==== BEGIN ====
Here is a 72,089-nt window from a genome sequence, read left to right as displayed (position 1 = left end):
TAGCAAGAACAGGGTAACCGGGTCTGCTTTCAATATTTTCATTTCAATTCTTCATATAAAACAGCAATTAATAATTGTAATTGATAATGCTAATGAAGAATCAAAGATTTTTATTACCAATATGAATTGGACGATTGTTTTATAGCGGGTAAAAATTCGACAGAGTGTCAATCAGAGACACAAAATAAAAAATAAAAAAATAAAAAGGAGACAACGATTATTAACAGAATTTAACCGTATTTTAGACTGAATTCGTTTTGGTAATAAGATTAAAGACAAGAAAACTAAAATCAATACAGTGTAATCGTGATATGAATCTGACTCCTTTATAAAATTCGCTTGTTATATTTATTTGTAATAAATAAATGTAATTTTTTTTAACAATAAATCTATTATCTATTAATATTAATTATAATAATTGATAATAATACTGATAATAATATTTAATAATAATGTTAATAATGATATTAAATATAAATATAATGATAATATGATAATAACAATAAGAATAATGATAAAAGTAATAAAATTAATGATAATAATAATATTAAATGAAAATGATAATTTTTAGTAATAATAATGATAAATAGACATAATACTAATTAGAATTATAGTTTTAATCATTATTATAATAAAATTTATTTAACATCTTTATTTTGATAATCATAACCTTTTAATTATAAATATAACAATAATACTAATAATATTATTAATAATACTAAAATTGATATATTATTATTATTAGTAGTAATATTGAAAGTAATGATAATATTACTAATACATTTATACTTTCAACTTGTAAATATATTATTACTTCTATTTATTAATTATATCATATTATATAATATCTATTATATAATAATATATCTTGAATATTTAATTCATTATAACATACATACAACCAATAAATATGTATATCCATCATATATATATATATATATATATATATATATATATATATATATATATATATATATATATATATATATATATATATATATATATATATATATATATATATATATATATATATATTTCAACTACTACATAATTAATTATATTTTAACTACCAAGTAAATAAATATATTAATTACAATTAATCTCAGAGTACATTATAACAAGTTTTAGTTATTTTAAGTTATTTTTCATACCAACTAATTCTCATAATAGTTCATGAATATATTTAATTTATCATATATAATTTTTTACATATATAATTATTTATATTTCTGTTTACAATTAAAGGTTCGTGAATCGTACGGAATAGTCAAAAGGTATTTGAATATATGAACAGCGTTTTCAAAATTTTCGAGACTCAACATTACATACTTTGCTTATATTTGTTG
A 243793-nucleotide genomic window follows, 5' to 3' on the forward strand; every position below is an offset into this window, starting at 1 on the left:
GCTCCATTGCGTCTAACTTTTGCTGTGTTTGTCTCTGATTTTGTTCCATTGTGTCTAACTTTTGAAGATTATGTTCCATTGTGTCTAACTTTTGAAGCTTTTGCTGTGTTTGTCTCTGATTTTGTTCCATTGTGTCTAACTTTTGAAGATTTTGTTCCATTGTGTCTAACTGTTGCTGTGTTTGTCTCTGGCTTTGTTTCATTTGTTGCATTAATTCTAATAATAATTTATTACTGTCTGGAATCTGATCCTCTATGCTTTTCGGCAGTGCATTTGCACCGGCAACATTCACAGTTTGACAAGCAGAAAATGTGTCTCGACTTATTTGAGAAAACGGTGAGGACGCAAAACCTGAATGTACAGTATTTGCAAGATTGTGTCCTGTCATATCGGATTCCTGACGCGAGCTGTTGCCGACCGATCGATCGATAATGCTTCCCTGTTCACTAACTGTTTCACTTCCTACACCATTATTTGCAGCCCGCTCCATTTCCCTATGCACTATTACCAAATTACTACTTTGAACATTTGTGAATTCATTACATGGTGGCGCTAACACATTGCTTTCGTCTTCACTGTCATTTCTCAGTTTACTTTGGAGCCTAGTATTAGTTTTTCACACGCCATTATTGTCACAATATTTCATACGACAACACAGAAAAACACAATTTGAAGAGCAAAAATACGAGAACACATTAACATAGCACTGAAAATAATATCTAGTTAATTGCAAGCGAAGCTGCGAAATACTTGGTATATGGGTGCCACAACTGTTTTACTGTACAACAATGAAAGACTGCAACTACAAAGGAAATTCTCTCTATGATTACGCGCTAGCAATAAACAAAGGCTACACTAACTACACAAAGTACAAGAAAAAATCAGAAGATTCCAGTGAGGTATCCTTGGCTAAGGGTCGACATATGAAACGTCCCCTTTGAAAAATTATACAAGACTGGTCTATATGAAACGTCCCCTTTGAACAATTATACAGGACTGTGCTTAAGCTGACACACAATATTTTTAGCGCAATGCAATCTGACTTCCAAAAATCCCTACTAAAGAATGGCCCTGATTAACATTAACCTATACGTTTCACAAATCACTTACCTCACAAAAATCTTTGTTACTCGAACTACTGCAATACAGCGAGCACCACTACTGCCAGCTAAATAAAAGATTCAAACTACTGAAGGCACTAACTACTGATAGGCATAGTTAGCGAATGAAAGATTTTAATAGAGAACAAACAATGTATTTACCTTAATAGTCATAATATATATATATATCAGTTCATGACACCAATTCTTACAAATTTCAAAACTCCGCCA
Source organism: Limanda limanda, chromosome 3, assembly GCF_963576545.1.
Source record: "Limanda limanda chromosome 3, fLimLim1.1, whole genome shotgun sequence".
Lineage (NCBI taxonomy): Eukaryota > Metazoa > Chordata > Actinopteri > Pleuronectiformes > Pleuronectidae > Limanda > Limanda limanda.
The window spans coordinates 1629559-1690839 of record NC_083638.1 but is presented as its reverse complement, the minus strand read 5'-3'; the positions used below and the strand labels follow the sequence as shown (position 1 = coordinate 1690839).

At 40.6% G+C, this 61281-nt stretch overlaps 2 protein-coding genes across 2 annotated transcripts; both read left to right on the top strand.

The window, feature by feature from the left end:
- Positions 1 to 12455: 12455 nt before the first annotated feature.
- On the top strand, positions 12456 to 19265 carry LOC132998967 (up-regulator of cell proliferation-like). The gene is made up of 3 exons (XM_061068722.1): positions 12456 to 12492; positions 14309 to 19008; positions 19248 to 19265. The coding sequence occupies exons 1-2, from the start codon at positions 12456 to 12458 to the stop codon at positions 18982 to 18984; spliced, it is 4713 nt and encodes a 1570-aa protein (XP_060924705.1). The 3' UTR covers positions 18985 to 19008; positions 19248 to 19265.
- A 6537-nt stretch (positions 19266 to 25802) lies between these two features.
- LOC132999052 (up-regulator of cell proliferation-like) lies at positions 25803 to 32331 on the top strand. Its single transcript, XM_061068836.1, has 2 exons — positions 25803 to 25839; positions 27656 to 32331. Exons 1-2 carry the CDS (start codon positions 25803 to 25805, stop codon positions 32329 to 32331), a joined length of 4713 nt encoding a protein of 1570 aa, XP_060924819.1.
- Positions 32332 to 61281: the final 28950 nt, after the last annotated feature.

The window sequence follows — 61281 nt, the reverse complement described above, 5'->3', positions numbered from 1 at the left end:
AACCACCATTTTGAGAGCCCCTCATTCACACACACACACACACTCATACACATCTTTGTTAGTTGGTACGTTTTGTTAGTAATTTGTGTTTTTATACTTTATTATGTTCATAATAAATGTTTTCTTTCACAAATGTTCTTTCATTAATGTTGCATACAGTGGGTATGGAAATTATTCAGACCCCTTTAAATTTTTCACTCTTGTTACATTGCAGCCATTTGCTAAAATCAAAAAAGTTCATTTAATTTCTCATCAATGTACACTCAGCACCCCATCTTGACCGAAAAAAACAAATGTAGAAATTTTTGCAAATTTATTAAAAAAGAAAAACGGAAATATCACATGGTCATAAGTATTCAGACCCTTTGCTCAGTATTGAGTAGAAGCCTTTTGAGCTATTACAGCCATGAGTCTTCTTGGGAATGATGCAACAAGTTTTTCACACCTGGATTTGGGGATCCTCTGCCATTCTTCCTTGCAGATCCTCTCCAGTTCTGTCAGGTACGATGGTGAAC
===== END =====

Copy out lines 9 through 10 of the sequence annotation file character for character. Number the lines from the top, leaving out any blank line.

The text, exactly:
At 40.6% G+C, this 61281-nt stretch overlaps 2 protein-coding genes across 2 annotated transcripts; both read left to right on the top strand.

The window, feature by feature from the left end: